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Author Topic: Encrypted wallet portability?  (Read 737 times)
crazylikeafox
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November 21, 2012, 03:53:54 PM
 #1

Hey Guys,

I've figured out most of the problems I was having with the rather complex use case I have for Bitcoin.  My final question is this: the official client gives a warning upon encryption that your wallet won't be able to be used on other machines once you encrypt it.  So if I encrypt my wallet and back it up, then have a machine crash and need to restore the wallet on some other machine, I've lost all of my coins?  If that's the case, I can't encrypt the wallet because I don't want to risk losing all of my coins.  Am I misunderstanding something?
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niko
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November 21, 2012, 04:04:37 PM
 #2

I haven't tried it myself, but I am pretty sure it will work anywhere, anytime. All you need is the encrypted wallet and the correct passphrase. Like with any encryption, backups, paper wallets, etc. - it's a good idea to run a few tests.

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prezbo
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November 21, 2012, 04:13:34 PM
 #3

You misunderstood. The wallet shouldn't be used at two different computers at the same time, since that could result in double spends. It has absolutely nothing to do with encryption. Just don't forget your password Smiley
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November 21, 2012, 04:40:09 PM
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Double spends are not an only issue in shared wallets. After some time you will end up with 2 forks of your original wallet with partially different set of addresses.
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prezbo
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November 21, 2012, 04:47:25 PM
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Double spends are not an only issue in shared wallets. After some time you will end up with 2 forks of your original wallet with partially different set of addresses.
BIP_0032 FTW!
That is correct, addresses generated after current memory pool is exhausted will be different, but that can be mediated by synchronizing wallets every once in a while.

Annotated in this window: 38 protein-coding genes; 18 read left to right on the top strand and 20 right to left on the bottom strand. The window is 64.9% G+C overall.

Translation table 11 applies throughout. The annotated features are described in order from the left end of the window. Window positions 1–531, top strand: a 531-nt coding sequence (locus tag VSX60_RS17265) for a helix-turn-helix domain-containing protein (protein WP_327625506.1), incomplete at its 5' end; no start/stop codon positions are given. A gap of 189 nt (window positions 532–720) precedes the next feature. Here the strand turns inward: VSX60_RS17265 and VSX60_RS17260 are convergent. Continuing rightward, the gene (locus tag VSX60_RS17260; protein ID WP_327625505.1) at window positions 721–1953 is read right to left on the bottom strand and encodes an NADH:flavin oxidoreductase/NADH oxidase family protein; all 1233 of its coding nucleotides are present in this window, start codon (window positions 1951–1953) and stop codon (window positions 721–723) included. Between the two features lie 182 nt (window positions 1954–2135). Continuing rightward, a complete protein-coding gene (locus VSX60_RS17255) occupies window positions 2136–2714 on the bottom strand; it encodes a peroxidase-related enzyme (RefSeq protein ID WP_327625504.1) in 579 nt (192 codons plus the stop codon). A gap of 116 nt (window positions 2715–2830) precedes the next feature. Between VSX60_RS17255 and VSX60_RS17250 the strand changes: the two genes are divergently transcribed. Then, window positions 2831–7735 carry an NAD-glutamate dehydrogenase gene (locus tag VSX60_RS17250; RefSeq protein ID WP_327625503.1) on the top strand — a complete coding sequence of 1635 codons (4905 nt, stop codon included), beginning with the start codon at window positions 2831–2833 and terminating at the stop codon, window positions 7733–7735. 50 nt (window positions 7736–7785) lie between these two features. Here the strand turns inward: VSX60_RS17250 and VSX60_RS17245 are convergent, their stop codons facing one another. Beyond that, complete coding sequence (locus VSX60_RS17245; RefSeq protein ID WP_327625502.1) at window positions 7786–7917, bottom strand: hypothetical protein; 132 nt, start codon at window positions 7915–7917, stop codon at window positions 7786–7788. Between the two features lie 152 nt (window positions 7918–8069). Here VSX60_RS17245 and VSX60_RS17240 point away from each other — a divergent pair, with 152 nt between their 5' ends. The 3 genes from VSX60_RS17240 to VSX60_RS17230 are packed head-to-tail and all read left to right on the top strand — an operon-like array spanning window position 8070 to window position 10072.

hashkey
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November 21, 2012, 06:14:40 PM
 #6

The purpose of the wallet encryption is to add a layer of security. For instance, someone got a copy of your bitcoin wallet but doesn't now your passphrase/password. In this case, he won't be able to withdraw bitcoins from your wallet. But for the case that your computer is infected with a type of malware/virus that has a keylogging feature, even if your wallet is encrypted, chances are the author of the malware may still be able to withdraw from your encrypted wallet if he have successfully extracted your passphrase/password.

When you encrypt your wallet, be sure that the passphrase is not short/weak. And also when you encrypt your wallet, your previous unencrypted backup copy of it would be voided thus you should never forget to make a backup of your encrypted wallet just after you encrypt it. And last, you may use your wallet (encrypted/unencrypted) on other machines so portability is not an issue.

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November 22, 2012, 09:34:53 AM
 #7

the official client gives a warning upon encryption that your wallet won't be able to be used on other machines once you encrypt it.

I'm not sure the exact wording of that, but I'm pretty sure that isn't the message.   

Because the encryption process marks any addresses in the keypool as no longer being usable, the very next transaction you make will have change going to an address that did not exist in any prior backups. 

Quote
When wallet passphrase enrcyption becomes enabled, any unused keys from the keypool are flushed (marked as used) and new keys protected with encyption are added. For this reason, make a new backup of your wallet so that you will be able to recover the keys from the new key pool should access to your backups be necessary.
- http://en.bitcoin.it/wiki/Wallet_encryption

I think that is what the message after encryption is telling you.


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